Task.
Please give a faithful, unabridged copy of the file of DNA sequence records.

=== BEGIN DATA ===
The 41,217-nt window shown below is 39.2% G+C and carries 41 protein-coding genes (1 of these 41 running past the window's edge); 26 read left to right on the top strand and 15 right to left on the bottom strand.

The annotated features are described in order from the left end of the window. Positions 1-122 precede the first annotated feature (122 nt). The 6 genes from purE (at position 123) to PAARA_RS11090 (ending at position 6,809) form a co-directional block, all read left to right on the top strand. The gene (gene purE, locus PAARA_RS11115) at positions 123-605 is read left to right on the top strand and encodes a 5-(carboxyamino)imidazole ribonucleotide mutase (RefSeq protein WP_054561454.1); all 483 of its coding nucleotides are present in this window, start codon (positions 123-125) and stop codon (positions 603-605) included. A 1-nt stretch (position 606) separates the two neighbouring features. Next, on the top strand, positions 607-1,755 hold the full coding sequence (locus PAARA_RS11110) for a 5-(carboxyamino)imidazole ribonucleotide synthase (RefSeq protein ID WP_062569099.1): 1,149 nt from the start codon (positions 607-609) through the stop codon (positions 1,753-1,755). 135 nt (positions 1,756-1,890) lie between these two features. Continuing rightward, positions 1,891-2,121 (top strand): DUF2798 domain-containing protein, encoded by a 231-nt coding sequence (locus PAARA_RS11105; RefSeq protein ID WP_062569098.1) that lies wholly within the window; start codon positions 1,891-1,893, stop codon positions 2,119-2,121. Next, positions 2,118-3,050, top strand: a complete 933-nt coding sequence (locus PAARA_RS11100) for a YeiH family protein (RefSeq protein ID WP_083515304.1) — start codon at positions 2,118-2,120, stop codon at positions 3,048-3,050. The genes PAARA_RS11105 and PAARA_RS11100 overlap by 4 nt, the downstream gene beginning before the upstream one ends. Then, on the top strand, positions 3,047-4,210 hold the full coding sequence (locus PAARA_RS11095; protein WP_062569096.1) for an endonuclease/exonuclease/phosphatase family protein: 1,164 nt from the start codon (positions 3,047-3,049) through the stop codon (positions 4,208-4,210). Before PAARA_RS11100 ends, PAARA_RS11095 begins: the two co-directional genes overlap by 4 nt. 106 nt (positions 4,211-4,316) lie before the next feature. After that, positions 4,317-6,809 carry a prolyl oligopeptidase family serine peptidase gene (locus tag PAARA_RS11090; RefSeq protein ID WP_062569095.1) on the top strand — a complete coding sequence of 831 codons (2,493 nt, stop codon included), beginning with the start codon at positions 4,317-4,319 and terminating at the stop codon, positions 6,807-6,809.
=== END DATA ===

The 41,217-nt window shown below is 39.2% G+C and carries 41 protein-coding genes (1 of these 41 running past the window's edge); 26 read left to right on the top strand and 15 right to left on the bottom strand.

The annotated features are described in order from the left end of the window. Positions 1-122 precede the first annotated feature (122 nt). The 6 genes from purE (at position 123) to PAARA_RS11090 (ending at position 6,809) form a co-directional block, all read left to right on the top strand. The gene (gene purE, locus PAARA_RS11115) at positions 123-605 is read left to right on the top strand and encodes a 5-(carboxyamino)imidazole ribonucleotide mutase (RefSeq protein WP_054561454.1); all 483 of its coding nucleotides are present in this window, start codon (positions 123-125) and stop codon (positions 603-605) included. A 1-nt stretch (position 606) separates the two neighbouring features. Next, on the top strand, positions 607-1,755 hold the full coding sequence (locus PAARA_RS11110) for a 5-(carboxyamino)imidazole ribonucleotide synthase (RefSeq protein ID WP_062569099.1): 1,149 nt from the start codon (positions 607-609) through the stop codon (positions 1,753-1,755). 135 nt (positions 1,756-1,890) lie between these two features. Continuing rightward, positions 1,891-2,121 (top strand): DUF2798 domain-containing protein, encoded by a 231-nt coding sequence (locus PAARA_RS11105; RefSeq protein ID WP_062569098.1) that lies wholly within the window; start codon positions 1,891-1,893, stop codon positions 2,119-2,121. Next, positions 2,118-3,050, top strand: a complete 933-nt coding sequence (locus PAARA_RS11100) for a YeiH family protein (RefSeq protein ID WP_083515304.1) — start codon at positions 2,118-2,120, stop codon at positions 3,048-3,050. The genes PAARA_RS11105 and PAARA_RS11100 overlap by 4 nt, the downstream gene beginning before the upstream one ends. Then, on the top strand, positions 3,047-4,210 hold the full coding sequence (locus PAARA_RS11095; protein WP_062569096.1) for an endonuclease/exonuclease/phosphatase family protein: 1,164 nt from the start codon (positions 3,047-3,049) through the stop codon (positions 4,208-4,210). Before PAARA_RS11100 ends, PAARA_RS11095 begins: the two co-directional genes overlap by 4 nt. 106 nt (positions 4,211-4,316) lie before the next feature. After that, positions 4,317-6,809 carry a prolyl oligopeptidase family serine peptidase gene (locus tag PAARA_RS11090; RefSeq protein ID WP_062569095.1) on the top strand — a complete coding sequence of 831 codons (2,493 nt, stop codon included), beginning with the start codon at positions 4,317-4,319 and terminating at the stop codon, positions 6,807-6,809.